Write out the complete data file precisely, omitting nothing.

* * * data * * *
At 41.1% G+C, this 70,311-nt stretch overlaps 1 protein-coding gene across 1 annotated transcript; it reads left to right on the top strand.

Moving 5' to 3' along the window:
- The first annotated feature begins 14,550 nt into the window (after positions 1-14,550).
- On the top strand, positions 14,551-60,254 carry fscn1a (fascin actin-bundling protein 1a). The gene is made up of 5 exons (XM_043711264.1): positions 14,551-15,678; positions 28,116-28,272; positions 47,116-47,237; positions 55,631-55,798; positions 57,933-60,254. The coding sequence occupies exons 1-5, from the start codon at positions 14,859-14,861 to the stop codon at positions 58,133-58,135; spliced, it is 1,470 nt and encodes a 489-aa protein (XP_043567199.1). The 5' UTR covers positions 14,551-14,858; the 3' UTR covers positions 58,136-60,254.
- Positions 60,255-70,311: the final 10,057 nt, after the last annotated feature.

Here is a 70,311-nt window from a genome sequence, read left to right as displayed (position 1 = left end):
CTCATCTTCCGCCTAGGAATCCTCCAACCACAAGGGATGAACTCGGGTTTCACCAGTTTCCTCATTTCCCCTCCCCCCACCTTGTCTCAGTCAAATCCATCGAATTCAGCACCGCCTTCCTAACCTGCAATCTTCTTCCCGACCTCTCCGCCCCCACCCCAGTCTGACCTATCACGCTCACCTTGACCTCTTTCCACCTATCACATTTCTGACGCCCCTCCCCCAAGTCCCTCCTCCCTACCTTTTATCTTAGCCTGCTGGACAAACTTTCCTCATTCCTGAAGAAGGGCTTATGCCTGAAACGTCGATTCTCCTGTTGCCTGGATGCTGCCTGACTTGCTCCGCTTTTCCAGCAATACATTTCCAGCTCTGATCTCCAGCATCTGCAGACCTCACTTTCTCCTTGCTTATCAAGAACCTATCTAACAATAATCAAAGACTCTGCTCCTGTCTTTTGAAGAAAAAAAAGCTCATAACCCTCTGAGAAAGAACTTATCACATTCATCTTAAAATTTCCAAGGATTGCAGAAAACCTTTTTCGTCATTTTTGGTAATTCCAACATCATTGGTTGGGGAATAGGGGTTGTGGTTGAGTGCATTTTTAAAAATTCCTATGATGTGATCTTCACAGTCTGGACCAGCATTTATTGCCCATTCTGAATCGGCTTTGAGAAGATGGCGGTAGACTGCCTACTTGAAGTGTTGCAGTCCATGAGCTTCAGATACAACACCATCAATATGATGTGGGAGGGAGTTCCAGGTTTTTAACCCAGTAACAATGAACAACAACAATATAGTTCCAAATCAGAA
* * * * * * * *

At 41.1% G+C, this 70,311-nt stretch overlaps 1 protein-coding gene across 1 annotated transcript; it reads left to right on the top strand.

Moving 5' to 3' along the window:
- The first annotated feature begins 14,550 nt into the window (after positions 1-14,550).
- On the top strand, positions 14,551-60,254 carry fscn1a (fascin actin-bundling protein 1a). The gene is made up of 5 exons (XM_043711264.1): positions 14,551-15,678; positions 28,116-28,272; positions 47,116-47,237; positions 55,631-55,798; positions 57,933-60,254. The coding sequence occupies exons 1-5, from the start codon at positions 14,859-14,861 to the stop codon at positions 58,133-58,135; spliced, it is 1,470 nt and encodes a 489-aa protein (XP_043567199.1). The 5' UTR covers positions 14,551-14,858; the 3' UTR covers positions 58,136-60,254.
- Positions 60,255-70,311: the final 10,057 nt, after the last annotated feature.

Here is a 70,311-nt window from a genome sequence, read left to right as displayed (position 1 = left end):
CTCATCTTCCGCCTAGGAATCCTCCAACCACAAGGGATGAACTCGGGTTTCACCAGTTTCCTCATTTCCCCTCCCCCCACCTTGTCTCAGTCAAATCCATCGAATTCAGCACCGCCTTCCTAACCTGCAATCTTCTTCCCGACCTCTCCGCCCCCACCCCAGTCTGACCTATCACGCTCACCTTGACCTCTTTCCACCTATCACATTTCTGACGCCCCTCCCCCAAGTCCCTCCTCCCTACCTTTTATCTTAGCCTGCTGGACAAACTTTCCTCATTCCTGAAGAAGGGCTTATGCCTGAAACGTCGATTCTCCTGTTGCCTGGATGCTGCCTGACTTGCTCCGCTTTTCCAGCAATACATTTCCAGCTCTGATCTCCAGCATCTGCAGACCTCACTTTCTCCTTGCTTATCAAGAACCTATCTAACAATAATCAAAGACTCTGCTCCTGTCTTTTGAAGAAAAAAAAGCTCATAACCCTCTGAGAAAGAACTTATCACATTCATCTTAAAATTTCCAAGGATTGCAGAAAACCTTTTTCGTCATTTTTGGTAATTCCAACATCATTGGTTGGGGAATAGGGGTTGTGGTTGAGTGCATTTTTAAAAATTCCTATGATGTGATCTTCACAGTCTGGACCAGCATTTATTGCCCATTCTGAATCGGCTTTGAGAAGATGGCGGTAGACTGCCTACTTGAAGTGTTGCAGTCCATGAGCTTCAGATACAACACCATCAATATGATGTGGGAGGGAGTTCCAGGTTTTTAACCCAGTAACAATGAACAACAACAATATAGTTCCAAATCAGAA